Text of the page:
A few days ago I needed a program. It was included in a compilation book ‘Numerical Recipes’, and the disk the program was on is ‘Numerical Recipes in C’. (C as in the programming language – other languages were available). I had purchased the disk, needed for the company I was working for at the time, over 20 years ago. Anyway, the disk I used from time to time was unreadable. I soon confirmed it was not the computer’s fault.

This was not the original disk, which was a 5.25″ 360k floppy disk – when floppy disks were Real Floppy Disks, and 5.25″ a minaturisation of the 8″ (and no doubt larger before that) but a copy made on a 3.5″ 1.44MB floppy disk – those in the hard plastic covers.

I am pretty damning about those hard cased 3.5″ floppy disks, especially the later ones. I refer to them as ‘write-only’ media. As that joke so often needs explaining, even to computer experts, I sometimes wonder why I bother…and in case… ‘Read only’ means that, the data can be read, but not edited or altered, whereas Read-Write means both reading and editing/altering. Write only is, of course, useless, the point of my joke, but all too often in the past I’d save data to floppy disk, then when I come to need it again (to ‘Read’ it) I find the disk corrupted or otherwise unreadable.

33MHz, oh, 120MB Hard Disk, I forget, state of the art PC {computer} circa 1992, with a 1980s monitor.

So I dug out this really old computer, as it had a working 5.25″ drive. As I got it going after years of somblescence, I thought, ‘Gosh, I remember when this was the new, latest thing, that you didn’t have time to make a cup of tea while it compiled the firmware’; it was that fast…and how slow it felt now. Mind you, the computer I am writing this entry on is 15 years old, and on its third reincarnation. Still the original Hard Disk as well, although there is a second one with rather more storage space.

After various interface sorting out, the display shown here proved to be dead so another one was lashed into service (the one shown has five BNC connectors as the video input, that was outdated when we got it, over 20 years ago), got it all running. Most importantly, I found the original ‘Numerical Recipes in C’ 5.25″ disk – kept in the inside jacket cover of the book. And it was readable (defying my predictions – but then it is a Real Floppy Disk). And it’s now copied and a copy on this hard disk as well. But I have the original, given how precious the authors of ‘Numerical Rec….’ are about copying even ye-olde versions.

The Book, the Disk, and the copy on Write-only media.

However, this is a near-miss example of what is happening every day. Information is being lost. In the good-old days, there would be paper brochures, manuals or whatever, so usually a copy would be at the originator, and if not, one lying around somewhere. All the time (if you are looking for such things), you hear of paper documents turning up – just consider the Radio 4 programme ‘Document’. But these days, information is all electronic, much easier to generate, and just as easily lost. I can think of many internet sites that have disappeared, and as likely as not, there is no copy left. The project to archive the internet seems to have ground to a halt – I’m not surprised, but there are times I really could do with an old copy of a website.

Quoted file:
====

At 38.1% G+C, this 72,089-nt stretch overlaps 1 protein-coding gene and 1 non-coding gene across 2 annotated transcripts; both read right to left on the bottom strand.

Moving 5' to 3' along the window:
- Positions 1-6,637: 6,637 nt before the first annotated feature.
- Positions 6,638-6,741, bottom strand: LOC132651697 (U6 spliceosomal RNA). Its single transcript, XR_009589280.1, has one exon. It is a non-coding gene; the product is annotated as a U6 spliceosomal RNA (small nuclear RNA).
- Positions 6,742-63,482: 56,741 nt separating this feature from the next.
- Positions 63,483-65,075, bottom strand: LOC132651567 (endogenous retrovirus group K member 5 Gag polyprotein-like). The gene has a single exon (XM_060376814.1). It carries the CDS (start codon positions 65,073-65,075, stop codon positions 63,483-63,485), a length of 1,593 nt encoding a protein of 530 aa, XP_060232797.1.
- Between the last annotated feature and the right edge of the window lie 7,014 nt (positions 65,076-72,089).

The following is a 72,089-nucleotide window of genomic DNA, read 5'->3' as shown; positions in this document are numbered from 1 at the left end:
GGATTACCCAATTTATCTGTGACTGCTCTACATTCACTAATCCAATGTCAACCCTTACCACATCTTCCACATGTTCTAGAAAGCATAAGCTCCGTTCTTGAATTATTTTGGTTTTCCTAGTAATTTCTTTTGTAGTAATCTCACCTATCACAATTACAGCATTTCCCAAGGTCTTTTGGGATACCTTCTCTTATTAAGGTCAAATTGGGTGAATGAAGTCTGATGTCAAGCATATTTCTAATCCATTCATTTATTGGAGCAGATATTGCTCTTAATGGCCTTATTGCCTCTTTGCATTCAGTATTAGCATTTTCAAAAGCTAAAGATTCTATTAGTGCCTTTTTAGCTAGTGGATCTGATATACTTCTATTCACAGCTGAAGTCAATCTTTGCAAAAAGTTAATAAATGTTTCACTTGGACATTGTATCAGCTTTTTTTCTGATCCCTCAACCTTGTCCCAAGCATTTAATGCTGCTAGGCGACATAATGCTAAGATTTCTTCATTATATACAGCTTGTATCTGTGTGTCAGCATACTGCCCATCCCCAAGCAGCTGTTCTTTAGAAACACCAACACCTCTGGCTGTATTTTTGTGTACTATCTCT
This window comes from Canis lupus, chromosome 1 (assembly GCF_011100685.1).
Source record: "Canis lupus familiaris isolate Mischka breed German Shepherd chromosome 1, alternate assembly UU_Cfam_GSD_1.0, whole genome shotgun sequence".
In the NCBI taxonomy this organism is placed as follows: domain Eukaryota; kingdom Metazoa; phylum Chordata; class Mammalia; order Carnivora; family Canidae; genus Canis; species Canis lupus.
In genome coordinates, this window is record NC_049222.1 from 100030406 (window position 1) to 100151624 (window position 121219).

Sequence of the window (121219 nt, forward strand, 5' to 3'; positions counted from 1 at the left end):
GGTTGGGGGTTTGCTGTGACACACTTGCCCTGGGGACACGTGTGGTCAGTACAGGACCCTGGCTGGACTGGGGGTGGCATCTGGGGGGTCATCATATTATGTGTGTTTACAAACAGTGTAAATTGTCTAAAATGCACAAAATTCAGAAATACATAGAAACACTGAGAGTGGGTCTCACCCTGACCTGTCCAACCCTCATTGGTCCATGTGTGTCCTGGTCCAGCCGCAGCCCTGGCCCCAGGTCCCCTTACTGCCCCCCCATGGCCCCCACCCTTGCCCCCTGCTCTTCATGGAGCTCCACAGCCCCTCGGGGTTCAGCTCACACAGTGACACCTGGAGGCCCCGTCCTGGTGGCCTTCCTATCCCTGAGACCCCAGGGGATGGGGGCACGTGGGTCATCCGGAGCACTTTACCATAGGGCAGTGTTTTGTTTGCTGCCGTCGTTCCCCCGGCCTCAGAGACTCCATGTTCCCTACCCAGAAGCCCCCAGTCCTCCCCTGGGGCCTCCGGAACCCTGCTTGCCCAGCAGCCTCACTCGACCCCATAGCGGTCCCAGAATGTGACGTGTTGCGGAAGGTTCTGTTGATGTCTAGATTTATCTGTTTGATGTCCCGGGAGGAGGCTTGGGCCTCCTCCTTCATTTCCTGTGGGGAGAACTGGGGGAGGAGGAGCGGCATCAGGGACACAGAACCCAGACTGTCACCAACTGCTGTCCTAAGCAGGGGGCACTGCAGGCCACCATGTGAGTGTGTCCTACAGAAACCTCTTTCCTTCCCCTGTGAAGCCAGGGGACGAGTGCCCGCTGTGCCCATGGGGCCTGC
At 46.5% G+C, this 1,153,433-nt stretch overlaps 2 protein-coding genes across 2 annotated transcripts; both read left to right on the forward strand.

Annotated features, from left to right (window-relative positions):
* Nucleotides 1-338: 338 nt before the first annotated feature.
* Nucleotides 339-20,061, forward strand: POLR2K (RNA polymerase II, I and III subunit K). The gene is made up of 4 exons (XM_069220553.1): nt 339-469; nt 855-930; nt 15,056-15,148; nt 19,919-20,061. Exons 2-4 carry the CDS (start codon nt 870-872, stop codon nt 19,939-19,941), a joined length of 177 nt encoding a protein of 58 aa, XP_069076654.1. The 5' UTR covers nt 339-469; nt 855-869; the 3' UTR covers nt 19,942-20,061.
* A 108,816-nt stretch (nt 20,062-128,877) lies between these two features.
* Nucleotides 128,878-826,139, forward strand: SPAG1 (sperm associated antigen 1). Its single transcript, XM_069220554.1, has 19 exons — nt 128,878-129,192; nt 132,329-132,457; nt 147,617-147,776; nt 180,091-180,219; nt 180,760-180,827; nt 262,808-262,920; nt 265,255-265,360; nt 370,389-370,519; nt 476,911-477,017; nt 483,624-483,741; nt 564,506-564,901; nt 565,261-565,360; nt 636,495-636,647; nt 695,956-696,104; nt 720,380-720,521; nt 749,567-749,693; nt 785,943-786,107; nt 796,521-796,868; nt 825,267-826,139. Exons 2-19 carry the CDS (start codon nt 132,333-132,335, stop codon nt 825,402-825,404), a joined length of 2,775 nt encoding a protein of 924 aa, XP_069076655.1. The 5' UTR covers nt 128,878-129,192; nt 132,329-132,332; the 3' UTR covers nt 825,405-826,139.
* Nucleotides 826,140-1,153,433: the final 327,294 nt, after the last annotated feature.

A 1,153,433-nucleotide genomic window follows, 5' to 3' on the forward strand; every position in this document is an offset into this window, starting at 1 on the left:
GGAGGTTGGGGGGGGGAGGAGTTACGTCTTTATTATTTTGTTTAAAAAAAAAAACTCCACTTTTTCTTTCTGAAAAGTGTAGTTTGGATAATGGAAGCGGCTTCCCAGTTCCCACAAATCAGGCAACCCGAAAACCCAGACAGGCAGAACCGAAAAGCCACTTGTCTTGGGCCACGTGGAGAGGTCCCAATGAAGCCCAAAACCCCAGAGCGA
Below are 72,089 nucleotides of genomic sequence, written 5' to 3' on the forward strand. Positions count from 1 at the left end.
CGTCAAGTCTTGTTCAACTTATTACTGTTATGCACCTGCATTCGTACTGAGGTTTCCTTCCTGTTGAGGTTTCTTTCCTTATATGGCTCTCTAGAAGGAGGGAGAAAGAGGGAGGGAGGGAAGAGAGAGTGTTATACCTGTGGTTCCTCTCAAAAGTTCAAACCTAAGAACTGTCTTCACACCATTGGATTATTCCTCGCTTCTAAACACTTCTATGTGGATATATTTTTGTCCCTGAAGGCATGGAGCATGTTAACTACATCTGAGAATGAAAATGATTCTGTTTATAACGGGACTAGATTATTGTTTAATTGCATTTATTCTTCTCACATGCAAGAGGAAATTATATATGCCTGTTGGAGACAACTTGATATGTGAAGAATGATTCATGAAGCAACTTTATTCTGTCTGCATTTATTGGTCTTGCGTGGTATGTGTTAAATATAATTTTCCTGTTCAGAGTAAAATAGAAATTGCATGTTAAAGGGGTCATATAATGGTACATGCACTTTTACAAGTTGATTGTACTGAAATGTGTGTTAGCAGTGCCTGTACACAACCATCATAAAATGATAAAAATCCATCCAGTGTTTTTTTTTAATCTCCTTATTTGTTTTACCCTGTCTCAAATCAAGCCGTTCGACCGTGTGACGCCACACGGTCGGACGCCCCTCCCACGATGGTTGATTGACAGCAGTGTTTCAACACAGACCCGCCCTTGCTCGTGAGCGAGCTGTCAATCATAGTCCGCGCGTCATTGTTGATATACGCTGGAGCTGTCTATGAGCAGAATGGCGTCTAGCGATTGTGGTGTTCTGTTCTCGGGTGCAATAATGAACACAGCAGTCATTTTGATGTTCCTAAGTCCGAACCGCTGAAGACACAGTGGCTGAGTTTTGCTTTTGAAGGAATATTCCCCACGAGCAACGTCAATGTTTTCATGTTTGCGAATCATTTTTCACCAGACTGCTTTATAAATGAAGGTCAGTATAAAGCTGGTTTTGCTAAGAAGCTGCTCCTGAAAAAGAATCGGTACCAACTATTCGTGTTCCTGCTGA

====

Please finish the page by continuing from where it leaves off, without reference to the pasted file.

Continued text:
I could no doubt go on for a long time giving examples, and, of course, I cannot provide links because it is exactly my point – these random examples were on the internet, but no more:

The US Antarctic Survey used ‘A frame’ huts for many years. At the end of their life, they were put onto an iceberg to fall into the sea; but the New Zealand Antarctic Survey rescued one and used it for many years as a recreation hut. It eventually burnt down. Pictures that I didn’t copy showed the interior, and it looked really a rather nice place. So much so, given the fact I need another shed on limited space and one that I don’t hit my head on the door as I go in, I’m thinking of designing and making one in homage!

Only 'A frame' hut image I have left... saved from some website years ago...

I have a small length of solder, which is very special (even by this hoarder of solder’s standards); the emf [thermally generated voltage] of the solder is matched to copper, so that there are no thermal emfs generated at solder joints. Essential, or at least used to be, in some applications. Is there any reference to this solder on the internet? Rhetorical question. Certainly not on the website of Multicore Solders, the manufacturer, whose website I refer to as ‘fact-free’.(c.f. the phrase ‘Fat-free’ for diet foods)

To be continued.